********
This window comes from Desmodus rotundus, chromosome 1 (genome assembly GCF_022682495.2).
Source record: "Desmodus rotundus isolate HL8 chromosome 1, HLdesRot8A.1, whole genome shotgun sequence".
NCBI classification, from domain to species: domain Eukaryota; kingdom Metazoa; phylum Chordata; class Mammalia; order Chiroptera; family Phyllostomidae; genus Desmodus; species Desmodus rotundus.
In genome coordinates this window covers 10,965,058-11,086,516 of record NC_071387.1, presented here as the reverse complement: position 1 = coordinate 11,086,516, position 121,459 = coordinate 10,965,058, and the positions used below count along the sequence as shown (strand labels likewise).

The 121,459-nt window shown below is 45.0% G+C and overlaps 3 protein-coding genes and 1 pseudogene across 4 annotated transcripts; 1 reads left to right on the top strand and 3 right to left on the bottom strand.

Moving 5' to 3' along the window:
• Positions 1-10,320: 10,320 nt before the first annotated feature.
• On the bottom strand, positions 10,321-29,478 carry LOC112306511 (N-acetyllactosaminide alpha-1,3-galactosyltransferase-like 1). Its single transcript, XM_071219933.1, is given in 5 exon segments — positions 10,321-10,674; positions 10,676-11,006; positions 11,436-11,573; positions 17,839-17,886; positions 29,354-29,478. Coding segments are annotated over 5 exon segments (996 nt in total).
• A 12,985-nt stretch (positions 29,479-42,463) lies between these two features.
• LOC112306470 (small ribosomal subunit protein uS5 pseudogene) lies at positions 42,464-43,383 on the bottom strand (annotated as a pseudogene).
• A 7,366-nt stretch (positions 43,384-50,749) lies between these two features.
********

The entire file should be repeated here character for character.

This window comes from Desmodus rotundus, chromosome 1 (genome assembly GCF_022682495.2).
Source record: "Desmodus rotundus isolate HL8 chromosome 1, HLdesRot8A.1, whole genome shotgun sequence".
NCBI classification, from domain to species: domain Eukaryota; kingdom Metazoa; phylum Chordata; class Mammalia; order Chiroptera; family Phyllostomidae; genus Desmodus; species Desmodus rotundus.
In genome coordinates this window covers 10,965,058-11,086,516 of record NC_071387.1, presented here as the reverse complement: position 1 = coordinate 11,086,516, position 121,459 = coordinate 10,965,058, and the positions used below count along the sequence as shown (strand labels likewise).

The 121,459-nt window shown below is 45.0% G+C and overlaps 3 protein-coding genes and 1 pseudogene across 4 annotated transcripts; 1 reads left to right on the top strand and 3 right to left on the bottom strand.

Moving 5' to 3' along the window:
• Positions 1-10,320: 10,320 nt before the first annotated feature.
• On the bottom strand, positions 10,321-29,478 carry LOC112306511 (N-acetyllactosaminide alpha-1,3-galactosyltransferase-like 1). Its single transcript, XM_071219933.1, is given in 5 exon segments — positions 10,321-10,674; positions 10,676-11,006; positions 11,436-11,573; positions 17,839-17,886; positions 29,354-29,478. Coding segments are annotated over 5 exon segments (996 nt in total).
• A 12,985-nt stretch (positions 29,479-42,463) lies between these two features.
• LOC112306470 (small ribosomal subunit protein uS5 pseudogene) lies at positions 42,464-43,383 on the bottom strand (annotated as a pseudogene).
• A 7,366-nt stretch (positions 43,384-50,749) lies between these two features.